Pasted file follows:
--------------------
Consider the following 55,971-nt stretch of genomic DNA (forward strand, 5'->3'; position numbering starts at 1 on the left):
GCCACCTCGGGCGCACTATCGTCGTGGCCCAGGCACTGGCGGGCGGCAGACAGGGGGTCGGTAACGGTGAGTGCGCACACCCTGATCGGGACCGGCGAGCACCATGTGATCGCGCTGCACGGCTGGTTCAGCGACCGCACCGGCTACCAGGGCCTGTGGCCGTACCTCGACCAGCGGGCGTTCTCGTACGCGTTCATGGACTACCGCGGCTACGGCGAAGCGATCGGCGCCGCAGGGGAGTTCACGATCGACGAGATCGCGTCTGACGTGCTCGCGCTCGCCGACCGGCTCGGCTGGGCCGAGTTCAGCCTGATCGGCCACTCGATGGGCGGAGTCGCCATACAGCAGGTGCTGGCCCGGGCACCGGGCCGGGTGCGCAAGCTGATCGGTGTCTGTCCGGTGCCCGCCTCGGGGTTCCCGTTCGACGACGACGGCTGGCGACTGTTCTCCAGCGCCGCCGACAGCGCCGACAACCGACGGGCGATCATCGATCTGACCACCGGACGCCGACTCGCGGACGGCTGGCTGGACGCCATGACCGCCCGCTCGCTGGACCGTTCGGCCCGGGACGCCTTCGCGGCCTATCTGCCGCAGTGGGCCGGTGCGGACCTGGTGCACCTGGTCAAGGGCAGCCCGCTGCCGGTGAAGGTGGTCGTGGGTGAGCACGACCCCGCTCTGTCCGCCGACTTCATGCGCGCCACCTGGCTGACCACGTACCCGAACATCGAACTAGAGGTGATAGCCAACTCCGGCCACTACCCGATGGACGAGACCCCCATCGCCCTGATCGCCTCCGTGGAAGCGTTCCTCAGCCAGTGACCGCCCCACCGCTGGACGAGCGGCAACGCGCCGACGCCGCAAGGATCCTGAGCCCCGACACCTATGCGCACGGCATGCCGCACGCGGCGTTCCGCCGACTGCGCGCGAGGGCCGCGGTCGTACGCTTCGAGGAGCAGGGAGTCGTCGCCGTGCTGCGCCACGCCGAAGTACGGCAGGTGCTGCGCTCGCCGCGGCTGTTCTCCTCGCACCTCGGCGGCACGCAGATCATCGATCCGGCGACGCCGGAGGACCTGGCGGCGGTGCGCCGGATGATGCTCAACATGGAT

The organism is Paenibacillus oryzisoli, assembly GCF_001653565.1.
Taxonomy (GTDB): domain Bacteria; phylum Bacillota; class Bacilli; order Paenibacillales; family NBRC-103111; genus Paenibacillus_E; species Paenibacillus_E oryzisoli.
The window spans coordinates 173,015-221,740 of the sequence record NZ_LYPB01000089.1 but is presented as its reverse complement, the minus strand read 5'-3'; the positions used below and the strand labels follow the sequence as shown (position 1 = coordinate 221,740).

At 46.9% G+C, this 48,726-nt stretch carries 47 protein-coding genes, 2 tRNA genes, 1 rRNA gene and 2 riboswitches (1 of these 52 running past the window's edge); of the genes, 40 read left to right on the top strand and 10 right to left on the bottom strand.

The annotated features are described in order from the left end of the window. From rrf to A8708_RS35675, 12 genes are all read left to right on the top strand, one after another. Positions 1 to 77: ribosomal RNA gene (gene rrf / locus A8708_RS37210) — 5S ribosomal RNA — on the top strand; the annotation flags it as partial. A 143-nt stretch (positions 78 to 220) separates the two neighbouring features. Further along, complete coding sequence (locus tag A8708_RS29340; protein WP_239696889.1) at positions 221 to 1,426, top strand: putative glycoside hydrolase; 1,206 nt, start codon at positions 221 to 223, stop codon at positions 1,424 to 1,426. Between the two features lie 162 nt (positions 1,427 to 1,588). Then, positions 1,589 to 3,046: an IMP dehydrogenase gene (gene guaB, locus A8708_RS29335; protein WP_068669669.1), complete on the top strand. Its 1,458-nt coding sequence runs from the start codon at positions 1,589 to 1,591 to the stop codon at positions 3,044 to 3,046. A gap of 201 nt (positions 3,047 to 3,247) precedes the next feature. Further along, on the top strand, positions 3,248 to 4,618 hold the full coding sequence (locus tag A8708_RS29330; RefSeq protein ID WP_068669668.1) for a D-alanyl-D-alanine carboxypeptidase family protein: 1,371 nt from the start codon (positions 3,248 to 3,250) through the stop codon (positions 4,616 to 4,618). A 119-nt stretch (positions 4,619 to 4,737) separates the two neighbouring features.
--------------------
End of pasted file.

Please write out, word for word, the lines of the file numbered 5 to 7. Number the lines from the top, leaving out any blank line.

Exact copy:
The window spans coordinates 173,015-221,740 of the sequence record NZ_LYPB01000089.1 but is presented as its reverse complement, the minus strand read 5'-3'; the positions used below and the strand labels follow the sequence as shown (position 1 = coordinate 221,740).

At 46.9% G+C, this 48,726-nt stretch carries 47 protein-coding genes, 2 tRNA genes, 1 rRNA gene and 2 riboswitches (1 of these 52 running past the window's edge); of the genes, 40 read left to right on the top strand and 10 right to left on the bottom strand.

The annotated features are described in order from the left end of the window. From rrf to A8708_RS35675, 12 genes are all read left to right on the top strand, one after another. Positions 1 to 77: ribosomal RNA gene (gene rrf / locus A8708_RS37210) — 5S ribosomal RNA — on the top strand; the annotation flags it as partial. A 143-nt stretch (positions 78 to 220) separates the two neighbouring features. Further along, complete coding sequence (locus tag A8708_RS29340; protein WP_239696889.1) at positions 221 to 1,426, top strand: putative glycoside hydrolase; 1,206 nt, start codon at positions 221 to 223, stop codon at positions 1,424 to 1,426. Between the two features lie 162 nt (positions 1,427 to 1,588). Then, positions 1,589 to 3,046: an IMP dehydrogenase gene (gene guaB, locus A8708_RS29335; protein WP_068669669.1), complete on the top strand. Its 1,458-nt coding sequence runs from the start codon at positions 1,589 to 1,591 to the stop codon at positions 3,044 to 3,046. A gap of 201 nt (positions 3,047 to 3,247) precedes the next feature. Further along, on the top strand, positions 3,248 to 4,618 hold the full coding sequence (locus tag A8708_RS29330; RefSeq protein ID WP_068669668.1) for a D-alanyl-D-alanine carboxypeptidase family protein: 1,371 nt from the start codon (positions 3,248 to 3,250) through the stop codon (positions 4,616 to 4,618). A 119-nt stretch (positions 4,619 to 4,737) separates the two neighbouring features.